In exchange for the monetary consideration, Plaintiff would be "unconditionally and irrevocably releas[ing], waiv[ing], discharg[ing], and giv[ing] up" all "actions, charges, controversies, demands, causes of action, suits, rights, and/or claims whatsoever for . . . damages," against [Defendant], through the date he executed the agreement, including those arising under "the Age Discrimination in Employment Act ("ADEA"), the Older Workers' Benefit Protection Act . . . [and] the New York State Human Rights Law" and including claims "of which [Plaintiff] is not aware; and
The Settlement Agreement would be effective on the 8th day after Plaintiff executed it if he did not revoke his signature by that date.
In addition, the Separation Agreement required the following representations from Plaintiff:
Plaintiff "had sufficient opportunity to consider [the Separation] Agreement";See id. at ¶ 12(A).
Plaintiff "read [the Separation] Agreement";
Plaintiff "underst[ood] all the terms and conditions";
Plaintiff "entered into [the Separation] Agreement of [his] own free will and volition"; and
Plaintiff had 45 days to review the Separation Agreement and RIF Memo and was "free to use as much or as little of the 45-day period as he . . . wishe[d] or consider[ed] necessary before deciding to sign [the Separation] Agreement."
The Separation Agreement clearly "advised and encouraged" Plaintiff to "consult with his own independent counsel before signing," see id., an instruction Plaintiff admits Ms. Denmark also verbally provided to him during their December 23, 2015 meeting. Plaintiff met with his attorney, Edward Kopko, who represents him in this action, regarding the proposed Separation Agreement.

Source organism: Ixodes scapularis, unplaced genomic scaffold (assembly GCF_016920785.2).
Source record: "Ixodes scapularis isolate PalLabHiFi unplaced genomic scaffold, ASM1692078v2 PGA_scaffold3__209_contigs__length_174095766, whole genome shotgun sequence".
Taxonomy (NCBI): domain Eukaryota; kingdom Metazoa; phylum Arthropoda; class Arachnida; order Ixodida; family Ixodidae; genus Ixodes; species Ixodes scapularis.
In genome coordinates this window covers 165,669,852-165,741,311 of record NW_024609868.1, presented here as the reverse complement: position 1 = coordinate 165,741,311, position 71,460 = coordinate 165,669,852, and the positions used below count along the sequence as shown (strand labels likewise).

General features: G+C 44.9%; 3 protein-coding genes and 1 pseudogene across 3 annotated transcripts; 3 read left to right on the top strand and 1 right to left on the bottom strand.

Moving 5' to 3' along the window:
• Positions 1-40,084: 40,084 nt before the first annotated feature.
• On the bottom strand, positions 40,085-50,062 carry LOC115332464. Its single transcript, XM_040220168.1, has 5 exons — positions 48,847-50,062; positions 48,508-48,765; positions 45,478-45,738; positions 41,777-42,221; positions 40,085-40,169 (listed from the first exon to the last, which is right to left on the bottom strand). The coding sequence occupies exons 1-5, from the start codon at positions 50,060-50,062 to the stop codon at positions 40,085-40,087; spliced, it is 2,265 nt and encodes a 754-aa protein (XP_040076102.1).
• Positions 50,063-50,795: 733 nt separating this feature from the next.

Thirty-seven days after receiving the Separation Agreement, and after conferring with his attorney, Plaintiff signed and returned the Separation Agreement by hand-delivering his signed Separation Agreement to Ms. Denmark, at Defendant's Cortland facility, on January 29, 2016. Although the Separation Agreement expressly provided a seven-day revocation period, Plaintiff never revoked his signature. Plaintiff received the full monetary consideration Defendant promised him in the Separation Agreement, and he never returned that consideration to Defendant.
On April 24, 2017, Plaintiff filed his complaint in this action. See Dkt. No. 1 ("Complaint"). In his complaint, Plaintiff asserted the following causes of action: (1) "violat[ion of] 42 U.S.C. § 1983 by violating the Age Discrimination in Employment Act, 29 U.S.C. § 621 et seq."; (2) "violat[ion of] the Age Discrimination in Employment Act, 29 U.S.C. § 621 et seq."; (3) violat[ion of] New York Executive Law, § 296, related to age discrimination"; (4) violat[ion of] the OWBPA, § 626(f)[(1)](F)(ii)"; (5) "violat[ion of] the OWBPA, § 626(f)[(1)](H)(i)(ii)"; (6) violation of "29 C.F.R. Section 1625.22(a)(3)"; (7) fraudulent inducement; and (8) "inflict[ion of] mental pain and anguish." See Complaint at ¶¶ 65-72.